Advice From Compliance Officers on Getting the C-Suite to Show You the Money for Your Data Privacy Program

    The end of the year is often when companies evaluate their budgets, and it is a crucial time to make sure the CEO is educated about data privacy legislation and its potential repercussions. So, how can privacy officers best advocate for system-wide buy-in and budget support of their data privacy programs? At a recent panel at IAPP’s Practical Privacy Series 2016 conference, compliance leaders from Shire, CBRE and InterSystems discussed their three different operational approaches and practical tactics for making sure the compliance office has the tools and the budget it needs to comply with dynamic global data privacy regulations, including the GDPR. See also “Privacy Leaders Share Key Considerations for Incorporating a Privacy Policy in the Corporate Culture” (Oct. 19, 2016).

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  • From Vol. 2 No.24 (Nov. 30, 2016)

    Using a Risk Assessment as a Critical Component of a Robust Cybersecurity Program (Part Two of Two)

    The core value of a risk assessment as a critical component of a robust cybersecurity program is in its findings and recommendations. With perspectives and advice from various experts, including the CISO of a large global cloud services provider, attorneys and technical consultants, this second part in our two-part series on risk assessments details what the written report should include, with whom it should be shared and how companies can use it to strengthen their cybersecurity program. It also provides recommended actions for assessment follow-up, explores common challenges to the process and offers tips and solutions to overcome them. Part one covered the scope and purpose of the assessment, the roles of internal stakeholders and third parties, and examined what the risk assessment evaluation process entails. See also “How In-House Counsel, Management and the Board Can Collaborate to Manage Cyber Risks and Liability (Part One of Two)” (Jan. 20, 2016); Part Two (Feb. 3, 2016).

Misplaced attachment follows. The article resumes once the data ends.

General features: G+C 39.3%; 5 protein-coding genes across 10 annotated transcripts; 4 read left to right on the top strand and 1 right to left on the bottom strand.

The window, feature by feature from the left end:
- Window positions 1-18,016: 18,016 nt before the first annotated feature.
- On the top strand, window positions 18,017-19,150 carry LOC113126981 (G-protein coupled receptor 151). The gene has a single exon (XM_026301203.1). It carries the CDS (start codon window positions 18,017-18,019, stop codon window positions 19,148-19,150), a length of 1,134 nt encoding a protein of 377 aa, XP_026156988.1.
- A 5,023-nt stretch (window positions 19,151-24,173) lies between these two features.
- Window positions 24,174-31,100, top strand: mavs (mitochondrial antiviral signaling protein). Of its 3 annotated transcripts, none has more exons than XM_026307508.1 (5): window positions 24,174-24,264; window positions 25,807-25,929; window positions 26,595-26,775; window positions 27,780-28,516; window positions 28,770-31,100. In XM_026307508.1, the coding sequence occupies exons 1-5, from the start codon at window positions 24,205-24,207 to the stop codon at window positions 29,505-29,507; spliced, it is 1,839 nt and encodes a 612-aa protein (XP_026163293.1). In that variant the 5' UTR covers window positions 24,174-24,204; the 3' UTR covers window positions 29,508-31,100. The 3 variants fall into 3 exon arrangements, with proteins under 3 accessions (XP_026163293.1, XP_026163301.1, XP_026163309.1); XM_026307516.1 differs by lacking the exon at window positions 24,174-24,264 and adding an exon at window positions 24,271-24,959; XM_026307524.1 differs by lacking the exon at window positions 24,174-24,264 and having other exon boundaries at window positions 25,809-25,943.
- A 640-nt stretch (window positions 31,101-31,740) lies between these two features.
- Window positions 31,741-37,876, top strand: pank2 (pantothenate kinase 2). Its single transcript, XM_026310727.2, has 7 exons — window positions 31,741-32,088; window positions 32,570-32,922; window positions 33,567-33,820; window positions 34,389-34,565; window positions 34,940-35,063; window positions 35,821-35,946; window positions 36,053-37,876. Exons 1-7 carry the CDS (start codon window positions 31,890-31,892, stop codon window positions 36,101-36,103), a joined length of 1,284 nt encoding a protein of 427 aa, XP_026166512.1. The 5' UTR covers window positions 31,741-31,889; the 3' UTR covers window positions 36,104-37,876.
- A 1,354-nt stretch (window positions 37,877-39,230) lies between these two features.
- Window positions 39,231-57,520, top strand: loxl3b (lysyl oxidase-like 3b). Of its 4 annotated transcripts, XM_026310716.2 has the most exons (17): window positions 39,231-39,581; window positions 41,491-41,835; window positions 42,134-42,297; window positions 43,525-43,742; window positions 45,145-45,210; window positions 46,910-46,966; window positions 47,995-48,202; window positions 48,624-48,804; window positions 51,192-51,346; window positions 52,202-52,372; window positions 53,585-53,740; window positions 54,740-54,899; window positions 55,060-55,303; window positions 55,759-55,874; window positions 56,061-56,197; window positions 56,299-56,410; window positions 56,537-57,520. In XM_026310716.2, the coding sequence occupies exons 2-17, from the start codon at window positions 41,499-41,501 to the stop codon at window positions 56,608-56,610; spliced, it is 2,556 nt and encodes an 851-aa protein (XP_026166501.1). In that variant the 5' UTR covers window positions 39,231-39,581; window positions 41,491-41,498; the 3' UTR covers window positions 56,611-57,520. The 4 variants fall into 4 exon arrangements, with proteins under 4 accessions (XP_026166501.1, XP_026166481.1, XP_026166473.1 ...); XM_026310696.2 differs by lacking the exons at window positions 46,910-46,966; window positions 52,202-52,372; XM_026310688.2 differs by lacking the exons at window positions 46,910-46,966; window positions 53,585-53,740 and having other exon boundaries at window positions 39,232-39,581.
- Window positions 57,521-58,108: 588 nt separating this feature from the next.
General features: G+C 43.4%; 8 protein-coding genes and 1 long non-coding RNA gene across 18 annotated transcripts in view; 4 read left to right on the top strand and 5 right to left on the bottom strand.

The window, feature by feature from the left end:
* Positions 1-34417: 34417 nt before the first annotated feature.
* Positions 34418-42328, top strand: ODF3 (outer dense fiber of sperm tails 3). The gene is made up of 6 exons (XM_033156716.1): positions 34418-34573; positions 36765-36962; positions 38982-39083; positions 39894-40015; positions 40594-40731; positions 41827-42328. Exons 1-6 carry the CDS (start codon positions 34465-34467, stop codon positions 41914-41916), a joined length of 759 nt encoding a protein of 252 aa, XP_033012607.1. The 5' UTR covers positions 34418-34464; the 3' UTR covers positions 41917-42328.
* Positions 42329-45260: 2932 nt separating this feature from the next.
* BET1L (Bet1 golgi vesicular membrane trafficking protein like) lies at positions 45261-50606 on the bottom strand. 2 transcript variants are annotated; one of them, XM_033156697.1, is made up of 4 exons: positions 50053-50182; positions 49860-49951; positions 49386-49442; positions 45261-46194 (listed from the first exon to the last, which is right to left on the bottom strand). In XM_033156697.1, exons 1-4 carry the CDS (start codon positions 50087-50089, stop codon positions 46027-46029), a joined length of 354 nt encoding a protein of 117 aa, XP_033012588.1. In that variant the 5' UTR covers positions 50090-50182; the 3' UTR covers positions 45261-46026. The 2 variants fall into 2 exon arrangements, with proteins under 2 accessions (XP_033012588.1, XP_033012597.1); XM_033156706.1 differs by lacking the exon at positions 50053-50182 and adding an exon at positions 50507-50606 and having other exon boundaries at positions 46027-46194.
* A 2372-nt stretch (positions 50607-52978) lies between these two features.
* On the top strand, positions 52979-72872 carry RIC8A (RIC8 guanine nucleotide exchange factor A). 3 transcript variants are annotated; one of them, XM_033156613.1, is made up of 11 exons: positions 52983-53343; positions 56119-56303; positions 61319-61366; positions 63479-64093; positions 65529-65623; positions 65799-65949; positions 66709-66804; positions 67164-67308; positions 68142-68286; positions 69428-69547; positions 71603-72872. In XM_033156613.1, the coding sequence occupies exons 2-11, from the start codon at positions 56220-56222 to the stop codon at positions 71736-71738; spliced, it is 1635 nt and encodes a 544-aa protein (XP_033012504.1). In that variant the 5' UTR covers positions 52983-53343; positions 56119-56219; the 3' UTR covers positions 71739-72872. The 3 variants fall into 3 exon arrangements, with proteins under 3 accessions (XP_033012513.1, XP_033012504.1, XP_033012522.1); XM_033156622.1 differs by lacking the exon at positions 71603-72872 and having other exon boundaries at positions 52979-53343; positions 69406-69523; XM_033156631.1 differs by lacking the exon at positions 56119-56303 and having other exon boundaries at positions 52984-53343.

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  • From Vol. 2 No.24 (Nov. 30, 2016)

    Tech Meets Legal Spotlight: What to Do When IT and Legal Slow the Retention of a Third-Party Vendor

    When an organization hires a third-party vendor that needs access to its network systems, a failure of legal and IT to coordinate the implementation of that access can cause costly delays. The Cybersecurity Law Report discussed the problem with David Cass, the CISO of IBM’s cloud and SaaS operational services, using a fact pattern familiar to many companies: A company is seeking to hire a third-party vendor that needs access to its network systems to perform its duties, but legal and IT have different ideas about the process, and the project stalls. Cass offered advice to bridge the gap between technology and legal teams. See also our two-part series on vendor risk management: “Nine Due Diligence Questions” (May 25, 2016), and “14 Key Contract Terms” (June 8, 2016).